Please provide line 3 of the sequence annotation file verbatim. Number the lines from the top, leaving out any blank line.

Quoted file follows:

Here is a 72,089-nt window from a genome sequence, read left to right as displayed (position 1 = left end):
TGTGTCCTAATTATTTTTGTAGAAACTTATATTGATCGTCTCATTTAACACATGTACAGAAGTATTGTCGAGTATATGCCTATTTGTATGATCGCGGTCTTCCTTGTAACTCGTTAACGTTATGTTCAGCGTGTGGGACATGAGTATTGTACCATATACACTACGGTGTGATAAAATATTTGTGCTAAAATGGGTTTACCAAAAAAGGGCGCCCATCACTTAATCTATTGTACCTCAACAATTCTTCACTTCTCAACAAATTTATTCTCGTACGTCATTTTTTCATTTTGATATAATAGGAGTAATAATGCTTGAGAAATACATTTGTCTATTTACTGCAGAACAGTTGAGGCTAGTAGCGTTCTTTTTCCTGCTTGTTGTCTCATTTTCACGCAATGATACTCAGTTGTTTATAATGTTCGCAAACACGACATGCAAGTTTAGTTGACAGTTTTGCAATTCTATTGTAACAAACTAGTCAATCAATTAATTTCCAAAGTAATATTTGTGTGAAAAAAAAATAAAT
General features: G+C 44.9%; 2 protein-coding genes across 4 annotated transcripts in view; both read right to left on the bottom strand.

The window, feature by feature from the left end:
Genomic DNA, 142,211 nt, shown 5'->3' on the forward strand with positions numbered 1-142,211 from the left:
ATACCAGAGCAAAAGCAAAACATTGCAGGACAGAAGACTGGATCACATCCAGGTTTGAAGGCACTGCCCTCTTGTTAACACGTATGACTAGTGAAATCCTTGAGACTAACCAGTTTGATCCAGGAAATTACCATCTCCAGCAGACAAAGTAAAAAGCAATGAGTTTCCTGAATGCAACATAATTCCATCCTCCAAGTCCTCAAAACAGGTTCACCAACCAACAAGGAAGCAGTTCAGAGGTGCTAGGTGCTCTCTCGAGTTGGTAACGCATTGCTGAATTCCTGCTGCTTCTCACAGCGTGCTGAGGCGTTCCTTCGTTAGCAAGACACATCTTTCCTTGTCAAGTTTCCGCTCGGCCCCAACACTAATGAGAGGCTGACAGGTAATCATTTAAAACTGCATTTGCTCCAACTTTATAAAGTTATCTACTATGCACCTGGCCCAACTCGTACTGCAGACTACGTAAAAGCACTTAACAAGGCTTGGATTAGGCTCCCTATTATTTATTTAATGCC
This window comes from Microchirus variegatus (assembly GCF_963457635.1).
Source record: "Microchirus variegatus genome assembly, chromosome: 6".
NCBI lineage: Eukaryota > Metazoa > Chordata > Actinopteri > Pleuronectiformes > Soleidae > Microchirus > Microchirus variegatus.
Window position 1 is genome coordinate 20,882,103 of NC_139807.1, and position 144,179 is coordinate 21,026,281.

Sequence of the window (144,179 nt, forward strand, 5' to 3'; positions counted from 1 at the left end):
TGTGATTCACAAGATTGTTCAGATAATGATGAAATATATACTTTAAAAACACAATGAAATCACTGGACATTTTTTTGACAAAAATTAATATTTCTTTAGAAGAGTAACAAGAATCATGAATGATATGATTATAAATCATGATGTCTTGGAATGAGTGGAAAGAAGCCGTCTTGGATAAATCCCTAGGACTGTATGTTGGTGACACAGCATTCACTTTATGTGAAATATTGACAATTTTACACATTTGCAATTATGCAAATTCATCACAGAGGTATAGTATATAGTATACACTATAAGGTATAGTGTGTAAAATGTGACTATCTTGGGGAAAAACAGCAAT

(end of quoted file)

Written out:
General features: G+C 44.9%; 2 protein-coding genes across 4 annotated transcripts in view; both read right to left on the bottom strand.